LONDON • Manchester United executive vice-chairman Ed Woodward did not address Louis van Gaal's future yesterday but promised that there will be a war chest available to whoever is managing the club in the summer.
"I do think there'll be more activity in the summer," Woodward said on a day when United announced their second-quarter results.
"Our solid results off the pitch help contribute to what remains our number one priority - success on the pitch."
United expect to become the first Premier League club to make more than £500 million (S$1 billion) in the 2016 financial year, despite underperforming on the pitch.
Second-quarter revenues rose by 26.6 per cent to a record £133.8 million, with commercial revenues up 42.5 per cent to £66.1 million and broadcasting revenues climbing 31.3 per cent to £37.3 million.
Sponsorship revenue also rose by £1.6 million, keeping the club on track to generate between £500 million and £510 million in revenues for the current financial year.
Despite Woodward's upbeat message, uncertainty continues to swirl around van Gaal, who has battled speculation about his future for several months.
United limped out of the Champions League in the group phase and face a battle to qualify for next season's tournament as they currently lie six points below the top four in the Premier League.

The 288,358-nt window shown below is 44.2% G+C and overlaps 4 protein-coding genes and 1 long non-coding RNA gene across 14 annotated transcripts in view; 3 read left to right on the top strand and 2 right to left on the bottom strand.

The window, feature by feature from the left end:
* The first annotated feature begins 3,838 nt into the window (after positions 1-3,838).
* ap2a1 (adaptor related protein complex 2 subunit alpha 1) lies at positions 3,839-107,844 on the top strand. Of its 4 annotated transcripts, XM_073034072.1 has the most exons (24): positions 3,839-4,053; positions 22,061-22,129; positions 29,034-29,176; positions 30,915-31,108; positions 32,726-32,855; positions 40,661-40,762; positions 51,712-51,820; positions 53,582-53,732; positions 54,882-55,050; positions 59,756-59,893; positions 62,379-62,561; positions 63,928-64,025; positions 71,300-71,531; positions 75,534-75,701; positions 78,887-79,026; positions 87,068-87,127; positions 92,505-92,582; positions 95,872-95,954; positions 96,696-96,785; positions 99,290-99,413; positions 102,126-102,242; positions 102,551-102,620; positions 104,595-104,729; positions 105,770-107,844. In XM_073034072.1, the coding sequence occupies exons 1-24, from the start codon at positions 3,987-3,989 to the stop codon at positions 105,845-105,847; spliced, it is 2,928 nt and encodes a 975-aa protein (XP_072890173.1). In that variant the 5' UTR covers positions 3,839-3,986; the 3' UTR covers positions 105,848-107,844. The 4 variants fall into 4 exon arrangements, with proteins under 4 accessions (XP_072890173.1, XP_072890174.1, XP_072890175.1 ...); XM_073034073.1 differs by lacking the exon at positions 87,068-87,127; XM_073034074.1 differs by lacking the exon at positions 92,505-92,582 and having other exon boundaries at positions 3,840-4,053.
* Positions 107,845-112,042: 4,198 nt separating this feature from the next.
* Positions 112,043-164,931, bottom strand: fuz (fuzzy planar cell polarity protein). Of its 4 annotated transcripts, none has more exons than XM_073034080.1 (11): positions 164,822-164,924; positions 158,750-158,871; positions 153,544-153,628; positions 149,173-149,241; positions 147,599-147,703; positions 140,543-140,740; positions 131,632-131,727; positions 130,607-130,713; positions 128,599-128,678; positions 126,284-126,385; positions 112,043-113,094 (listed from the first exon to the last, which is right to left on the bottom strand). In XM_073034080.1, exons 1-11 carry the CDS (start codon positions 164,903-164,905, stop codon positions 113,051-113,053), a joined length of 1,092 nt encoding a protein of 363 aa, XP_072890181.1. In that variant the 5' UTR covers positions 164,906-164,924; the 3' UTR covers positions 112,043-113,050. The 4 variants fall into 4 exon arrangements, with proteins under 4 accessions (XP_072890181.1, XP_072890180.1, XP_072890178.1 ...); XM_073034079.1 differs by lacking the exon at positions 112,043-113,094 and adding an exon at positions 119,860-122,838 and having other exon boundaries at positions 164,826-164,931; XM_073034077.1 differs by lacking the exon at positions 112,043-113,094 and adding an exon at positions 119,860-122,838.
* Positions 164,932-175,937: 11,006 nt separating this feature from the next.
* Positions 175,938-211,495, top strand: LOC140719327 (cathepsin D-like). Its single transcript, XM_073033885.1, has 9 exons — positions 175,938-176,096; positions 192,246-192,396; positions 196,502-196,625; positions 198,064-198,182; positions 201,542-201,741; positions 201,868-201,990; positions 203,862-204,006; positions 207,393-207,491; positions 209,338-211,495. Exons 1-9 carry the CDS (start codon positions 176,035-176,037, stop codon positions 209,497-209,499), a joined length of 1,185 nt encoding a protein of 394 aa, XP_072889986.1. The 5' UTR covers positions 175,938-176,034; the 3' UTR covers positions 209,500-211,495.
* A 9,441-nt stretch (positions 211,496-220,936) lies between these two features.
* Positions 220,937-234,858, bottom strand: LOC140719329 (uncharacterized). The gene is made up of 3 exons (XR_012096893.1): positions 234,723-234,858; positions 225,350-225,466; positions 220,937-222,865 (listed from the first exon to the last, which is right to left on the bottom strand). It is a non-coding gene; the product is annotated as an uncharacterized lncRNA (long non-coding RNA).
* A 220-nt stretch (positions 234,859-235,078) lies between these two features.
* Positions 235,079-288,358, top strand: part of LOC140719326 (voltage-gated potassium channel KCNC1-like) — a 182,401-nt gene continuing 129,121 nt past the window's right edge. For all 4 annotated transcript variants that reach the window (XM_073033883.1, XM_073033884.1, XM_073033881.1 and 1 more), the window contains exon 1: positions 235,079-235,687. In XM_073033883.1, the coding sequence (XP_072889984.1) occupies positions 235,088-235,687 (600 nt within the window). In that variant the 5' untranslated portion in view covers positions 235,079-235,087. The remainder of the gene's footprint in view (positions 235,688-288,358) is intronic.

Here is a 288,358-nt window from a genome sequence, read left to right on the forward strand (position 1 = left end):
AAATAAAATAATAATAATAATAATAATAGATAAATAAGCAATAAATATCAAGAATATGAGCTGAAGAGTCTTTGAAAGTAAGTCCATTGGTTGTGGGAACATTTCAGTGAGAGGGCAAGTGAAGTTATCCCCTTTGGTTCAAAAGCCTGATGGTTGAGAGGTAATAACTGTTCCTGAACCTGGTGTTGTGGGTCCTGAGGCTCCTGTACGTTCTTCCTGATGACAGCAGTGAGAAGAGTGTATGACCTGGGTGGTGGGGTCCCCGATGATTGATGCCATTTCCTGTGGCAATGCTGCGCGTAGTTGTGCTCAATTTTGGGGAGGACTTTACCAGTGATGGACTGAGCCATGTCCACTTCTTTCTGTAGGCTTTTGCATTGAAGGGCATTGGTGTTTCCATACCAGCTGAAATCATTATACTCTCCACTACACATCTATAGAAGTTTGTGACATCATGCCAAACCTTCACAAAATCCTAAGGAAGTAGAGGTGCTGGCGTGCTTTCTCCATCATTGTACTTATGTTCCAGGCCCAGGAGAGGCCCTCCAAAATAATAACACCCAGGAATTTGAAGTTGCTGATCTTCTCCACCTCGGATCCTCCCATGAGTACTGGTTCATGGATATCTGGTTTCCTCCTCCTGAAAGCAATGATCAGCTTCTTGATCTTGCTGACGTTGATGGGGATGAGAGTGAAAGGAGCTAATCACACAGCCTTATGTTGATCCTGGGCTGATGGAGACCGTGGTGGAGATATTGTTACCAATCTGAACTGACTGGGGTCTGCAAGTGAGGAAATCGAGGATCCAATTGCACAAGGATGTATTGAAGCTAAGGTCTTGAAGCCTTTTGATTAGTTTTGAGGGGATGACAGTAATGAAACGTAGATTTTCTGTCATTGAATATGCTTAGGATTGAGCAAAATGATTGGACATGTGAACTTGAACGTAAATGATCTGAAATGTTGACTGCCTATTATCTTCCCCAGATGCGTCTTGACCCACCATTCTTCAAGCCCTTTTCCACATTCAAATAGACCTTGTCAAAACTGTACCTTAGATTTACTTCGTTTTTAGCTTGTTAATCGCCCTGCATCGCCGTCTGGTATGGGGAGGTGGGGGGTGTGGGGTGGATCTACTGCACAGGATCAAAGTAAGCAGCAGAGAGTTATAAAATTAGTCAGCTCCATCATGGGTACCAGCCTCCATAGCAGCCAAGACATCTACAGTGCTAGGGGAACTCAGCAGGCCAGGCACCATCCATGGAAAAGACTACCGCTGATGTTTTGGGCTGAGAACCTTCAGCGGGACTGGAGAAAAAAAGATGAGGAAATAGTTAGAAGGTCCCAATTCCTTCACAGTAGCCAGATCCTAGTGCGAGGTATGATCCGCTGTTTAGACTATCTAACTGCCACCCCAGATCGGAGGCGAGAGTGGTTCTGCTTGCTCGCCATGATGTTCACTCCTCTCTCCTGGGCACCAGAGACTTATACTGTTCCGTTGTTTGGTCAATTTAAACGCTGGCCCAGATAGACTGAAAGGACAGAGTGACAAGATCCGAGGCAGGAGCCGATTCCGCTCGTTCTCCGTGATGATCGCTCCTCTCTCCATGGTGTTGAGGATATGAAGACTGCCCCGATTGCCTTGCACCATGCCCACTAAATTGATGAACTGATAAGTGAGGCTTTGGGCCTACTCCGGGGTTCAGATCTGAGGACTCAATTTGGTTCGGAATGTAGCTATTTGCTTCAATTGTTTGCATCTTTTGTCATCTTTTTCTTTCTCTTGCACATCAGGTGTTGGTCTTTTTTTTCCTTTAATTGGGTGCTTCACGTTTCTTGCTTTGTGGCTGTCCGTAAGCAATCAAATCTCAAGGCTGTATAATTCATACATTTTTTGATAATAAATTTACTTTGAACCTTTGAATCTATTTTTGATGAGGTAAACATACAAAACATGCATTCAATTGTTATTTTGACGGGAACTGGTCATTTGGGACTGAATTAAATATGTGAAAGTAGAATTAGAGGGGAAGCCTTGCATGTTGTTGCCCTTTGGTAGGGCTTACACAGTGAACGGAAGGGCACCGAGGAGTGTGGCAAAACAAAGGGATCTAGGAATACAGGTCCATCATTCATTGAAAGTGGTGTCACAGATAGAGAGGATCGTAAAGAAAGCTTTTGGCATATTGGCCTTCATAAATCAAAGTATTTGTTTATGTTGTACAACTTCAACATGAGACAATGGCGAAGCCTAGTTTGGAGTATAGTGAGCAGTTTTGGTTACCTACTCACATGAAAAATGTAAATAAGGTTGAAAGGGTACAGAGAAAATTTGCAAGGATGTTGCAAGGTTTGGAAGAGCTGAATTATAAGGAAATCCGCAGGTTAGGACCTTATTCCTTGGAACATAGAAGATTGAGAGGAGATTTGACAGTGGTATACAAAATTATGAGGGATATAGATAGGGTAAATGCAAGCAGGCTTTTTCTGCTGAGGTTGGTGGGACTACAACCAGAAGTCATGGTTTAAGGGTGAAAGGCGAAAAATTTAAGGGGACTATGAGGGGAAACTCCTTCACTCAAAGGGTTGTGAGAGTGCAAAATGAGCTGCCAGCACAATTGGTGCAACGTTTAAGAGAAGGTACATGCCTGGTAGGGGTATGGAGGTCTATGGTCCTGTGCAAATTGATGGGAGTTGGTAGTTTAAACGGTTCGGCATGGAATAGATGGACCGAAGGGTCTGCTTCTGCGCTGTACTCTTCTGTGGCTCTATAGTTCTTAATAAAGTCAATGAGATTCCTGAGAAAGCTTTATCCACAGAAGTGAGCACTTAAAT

They remain alive in the FA Cup and Europa League but were knocked out of the League Cup by second-tier Middlesbrough.
Reports emerged last week that United have opened talks with Jose Mourinho, sacked by Chelsea in December, to replace van Gaal. But Woodward was not asked about van Gaal's position in a conference call with investors yesterday.
One investor asked about the difference between the recruitment strategies of United and Leicester City, who are flying high at the Premier League summit despite operating on a relative shoestring budget.
"Leicester is a fantastic reference point for everyone," Woodward replied. "Some players are bought by other clubs with an eye to them developing into something special, whereas there's more pressure on the bigger clubs to bring in players who'll hit the ground running."
He added that United were operating in a "slightly different market" and needed to sign players who will be "world-class almost immediately".
He said it was "difficult to predict" what impact the emergence of the Chinese Super League would have on the close-season transfer window, but said: "If nothing else, it's a useful market if we're looking to sell players."